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Optimize Your Recycling Program

Recycling is a big part of every facilities management program – and getting bigger. Recent research from the Environmental Protection Agency (EPA) found that Americans have increased the amount of waste they recycle from less than 7 percent in 1960 to 32 percent today1.

Add the increased interest in sustainability from the general public, and a robust recycling program is no longer a nice-to-have option, but a baseline expectation of workers and your customers.

By the way, recycling isn’t just about long-term sustainability. The EPA also estimates that recycling and reuse activities in the United States account for 681,000 jobs and $37.8 billion in wages.

The best news? Office waste is up to 94 percent recyclable, which means commercial spaces can show meaningful, measurable results with the right program. The first step to starting or upgrading your in-house recycling program is partnering with your facilities management team.


Most office waste falls into the following, broad categories:

  • Recyclable paper products
  • Discarded food and other compostable products
  • Plastic and glass

With these categories in mind, ask your facilities services partner to conduct a waste audit. The audit looks at an average day’s waste in your space, giving a real-time view of what is thrown out, what’s recycled, and how that ratio can be improved. Most importantly, it allows you to set measurable recycling goals for your organization.

Here are the basic steps of a waste audit:

  • Collect trash from workspaces, outdoor spaces, offices, and washrooms.
  • Sort waste by type, based on the categories above.
  • Put the sorted waste into bags and weigh each category.
  • Don’t forget your onsite cafeteria, if you have one. Look at food waste for the day and weigh or otherwise measure the amount thrown out (how many garbage bags, for instance).
  • Record the amounts for each category by total weight and by percentages.


Once the audit is complete, you can start setting goals. These goals can be part of an incremental program over time – that is, first food waste, then paper, then plastics, and so on – or a comprehensive program to reduce overall waste by a certain percentage.

Here’s where an experienced facilities management provider comes in. Ask your facilities team to help you set realistic, achievable recycling goals. This is one of their areas of expertise.

Your custodial provider, for example, knows better than anyone what’s going into your trash cans. Your provider can share insight about the most obvious opportunities to reduce waste – the “low-hanging fruit” – and recommended first steps.

As with any facilities initiative, it’s helpful to choose a manager or administrator to work with the supervisor of your onsite custodial team. This single point of contact keeps communication flowing – one of the most important aspects of any new program.


A few simple actions can make all the difference in your commercial space. Some of the easiest ways to take your sustainability efforts to the next level include the following.


Place paper recycling bins in offices, workspaces, break rooms, and other common areas.

  • Make colorful signs or labels for the bins, so staff and visitors know exactly what to put in.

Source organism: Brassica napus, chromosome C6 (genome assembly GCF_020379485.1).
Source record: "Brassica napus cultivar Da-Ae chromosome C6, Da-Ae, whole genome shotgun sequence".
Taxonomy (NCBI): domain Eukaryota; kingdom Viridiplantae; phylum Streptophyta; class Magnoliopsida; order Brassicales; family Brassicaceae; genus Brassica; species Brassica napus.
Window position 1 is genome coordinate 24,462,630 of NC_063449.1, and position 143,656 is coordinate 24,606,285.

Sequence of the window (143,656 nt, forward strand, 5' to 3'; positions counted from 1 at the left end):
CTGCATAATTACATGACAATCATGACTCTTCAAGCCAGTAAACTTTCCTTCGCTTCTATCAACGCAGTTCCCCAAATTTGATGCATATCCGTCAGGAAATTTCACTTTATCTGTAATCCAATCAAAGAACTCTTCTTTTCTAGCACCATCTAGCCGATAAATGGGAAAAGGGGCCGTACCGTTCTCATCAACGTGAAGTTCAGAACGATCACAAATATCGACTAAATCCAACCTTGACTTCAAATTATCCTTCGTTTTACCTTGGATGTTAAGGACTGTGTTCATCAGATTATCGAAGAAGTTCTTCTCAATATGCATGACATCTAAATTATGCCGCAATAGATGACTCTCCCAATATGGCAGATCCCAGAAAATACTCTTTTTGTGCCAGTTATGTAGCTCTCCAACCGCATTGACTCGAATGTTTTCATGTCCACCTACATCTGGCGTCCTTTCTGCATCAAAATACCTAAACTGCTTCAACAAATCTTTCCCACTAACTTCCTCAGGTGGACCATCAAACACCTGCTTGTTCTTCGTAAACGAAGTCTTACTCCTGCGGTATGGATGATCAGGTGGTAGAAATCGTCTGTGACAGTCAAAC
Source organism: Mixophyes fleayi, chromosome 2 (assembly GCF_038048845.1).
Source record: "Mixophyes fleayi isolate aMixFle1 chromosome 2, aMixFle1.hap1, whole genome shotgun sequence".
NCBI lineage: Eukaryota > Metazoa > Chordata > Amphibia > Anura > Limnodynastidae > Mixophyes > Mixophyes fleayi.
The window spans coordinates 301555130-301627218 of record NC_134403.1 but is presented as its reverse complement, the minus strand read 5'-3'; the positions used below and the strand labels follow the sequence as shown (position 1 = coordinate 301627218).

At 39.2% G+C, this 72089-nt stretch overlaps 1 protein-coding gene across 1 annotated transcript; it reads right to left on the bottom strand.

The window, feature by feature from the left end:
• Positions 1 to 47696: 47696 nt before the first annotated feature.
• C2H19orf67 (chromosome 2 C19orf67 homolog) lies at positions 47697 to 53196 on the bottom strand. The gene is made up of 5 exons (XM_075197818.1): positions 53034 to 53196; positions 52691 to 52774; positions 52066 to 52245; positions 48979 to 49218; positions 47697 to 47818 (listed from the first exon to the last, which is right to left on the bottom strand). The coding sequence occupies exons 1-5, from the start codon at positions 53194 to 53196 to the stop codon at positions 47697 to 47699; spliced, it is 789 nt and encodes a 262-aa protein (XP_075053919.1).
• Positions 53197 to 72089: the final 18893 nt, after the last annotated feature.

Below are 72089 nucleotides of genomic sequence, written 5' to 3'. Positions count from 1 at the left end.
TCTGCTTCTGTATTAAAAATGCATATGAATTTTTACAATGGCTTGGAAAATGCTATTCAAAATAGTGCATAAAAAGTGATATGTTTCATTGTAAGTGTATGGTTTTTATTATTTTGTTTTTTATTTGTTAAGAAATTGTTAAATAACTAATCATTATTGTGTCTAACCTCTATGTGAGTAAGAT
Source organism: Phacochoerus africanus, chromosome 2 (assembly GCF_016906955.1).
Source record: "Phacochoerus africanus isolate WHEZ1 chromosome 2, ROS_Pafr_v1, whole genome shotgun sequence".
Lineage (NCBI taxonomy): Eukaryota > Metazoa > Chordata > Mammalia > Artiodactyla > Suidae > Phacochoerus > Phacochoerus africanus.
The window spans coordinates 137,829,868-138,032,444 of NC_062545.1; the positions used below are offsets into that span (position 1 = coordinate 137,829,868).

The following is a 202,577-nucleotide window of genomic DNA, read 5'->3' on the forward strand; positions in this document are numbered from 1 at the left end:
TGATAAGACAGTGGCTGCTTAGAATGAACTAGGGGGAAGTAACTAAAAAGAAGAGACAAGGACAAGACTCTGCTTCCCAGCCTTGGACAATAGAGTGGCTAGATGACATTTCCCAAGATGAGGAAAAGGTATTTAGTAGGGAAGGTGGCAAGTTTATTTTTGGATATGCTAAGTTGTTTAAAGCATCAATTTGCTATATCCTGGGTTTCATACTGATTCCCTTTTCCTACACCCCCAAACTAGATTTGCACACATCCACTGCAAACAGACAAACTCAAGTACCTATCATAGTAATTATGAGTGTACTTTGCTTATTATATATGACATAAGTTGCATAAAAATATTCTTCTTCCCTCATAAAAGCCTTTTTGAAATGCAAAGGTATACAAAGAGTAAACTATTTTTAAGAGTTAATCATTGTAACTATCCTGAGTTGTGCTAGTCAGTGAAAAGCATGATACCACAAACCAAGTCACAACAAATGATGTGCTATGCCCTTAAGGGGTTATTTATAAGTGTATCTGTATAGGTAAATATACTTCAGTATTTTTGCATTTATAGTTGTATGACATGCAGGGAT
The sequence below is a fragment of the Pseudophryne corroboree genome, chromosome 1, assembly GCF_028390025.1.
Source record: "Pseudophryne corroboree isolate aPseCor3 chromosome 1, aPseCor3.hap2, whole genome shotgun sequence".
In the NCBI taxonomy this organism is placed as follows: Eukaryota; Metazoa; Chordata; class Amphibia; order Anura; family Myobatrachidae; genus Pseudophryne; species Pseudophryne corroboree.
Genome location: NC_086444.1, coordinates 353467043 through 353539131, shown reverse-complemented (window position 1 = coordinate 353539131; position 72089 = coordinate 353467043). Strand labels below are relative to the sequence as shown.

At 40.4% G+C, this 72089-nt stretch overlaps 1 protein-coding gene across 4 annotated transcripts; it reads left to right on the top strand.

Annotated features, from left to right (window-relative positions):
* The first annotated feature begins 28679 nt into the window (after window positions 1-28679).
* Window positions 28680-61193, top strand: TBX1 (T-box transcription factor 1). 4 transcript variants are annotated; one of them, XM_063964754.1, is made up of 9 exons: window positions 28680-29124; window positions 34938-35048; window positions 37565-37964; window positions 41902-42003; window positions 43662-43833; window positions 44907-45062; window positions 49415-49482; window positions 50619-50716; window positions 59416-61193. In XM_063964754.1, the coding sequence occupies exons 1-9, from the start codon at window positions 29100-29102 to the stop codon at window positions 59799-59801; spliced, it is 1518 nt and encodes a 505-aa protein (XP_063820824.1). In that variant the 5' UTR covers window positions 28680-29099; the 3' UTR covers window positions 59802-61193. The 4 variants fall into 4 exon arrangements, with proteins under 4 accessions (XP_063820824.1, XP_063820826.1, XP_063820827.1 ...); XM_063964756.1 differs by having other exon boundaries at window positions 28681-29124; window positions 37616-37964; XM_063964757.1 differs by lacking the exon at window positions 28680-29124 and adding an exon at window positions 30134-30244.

• Ask your facilities management provider to share information about how the recycling process works after paper products leave your location.


A composting program is a great way to reduce food waste. There are actually a growing number of urban composting businesses that will pick up your compostable waste on a regular schedule.

  • Get your landscaping team involved by recycling grass clippings as well.
  • Composting programs are a great way to support community gardens or farms in your area.
  • Ask your facilities provider about compostable utensils or food containers if you have an onsite cafeteria. An experienced provider can advise on costs and benefits of compostable food service items.


Team up with your facilities services partner to create clearly labeled recycling stations for plastic, metal, and glass. These can be placed discreetly throughout your commercial space, making it easy for workers and visitors to use them.

  • Your facilities team can also help explain which items are recyclable (like aluminum cans) and which are not (for example, broken light bulbs). This can vary from one recycling center to the next, so it’s important to rely on your team’s expertise for best results.
  • Almost all glass food or drink containers are completely recyclable. Because glass probably makes up a small percentage of your school’s total recyclables, it’s an easy way to “dip your toes” into a recycling program.


Remember, a new recycling program can take a while to gain momentum. With the right encouragement and resources in place, everyone entering your commercial space can change their habits over time. Just stay motivated, focus on your organization’s goals, and rely on your facilities management team for support.


Here are some reliable resources for commercial property owners and managers who want to learn more about recycling:


Want to know more about how the right facilities management partner can help your commercial property optimize your recycling program? Contact us at [email protected].


The illustrations, instructions, and principles contained in this website are general in scope and for marketing purposes. We assume no responsibility for: managing or controlling customer activities, implementing any recommended measures, or identifying all potential hazards.


1EPA: Facts and Figures about Materials, Waste, and Recycling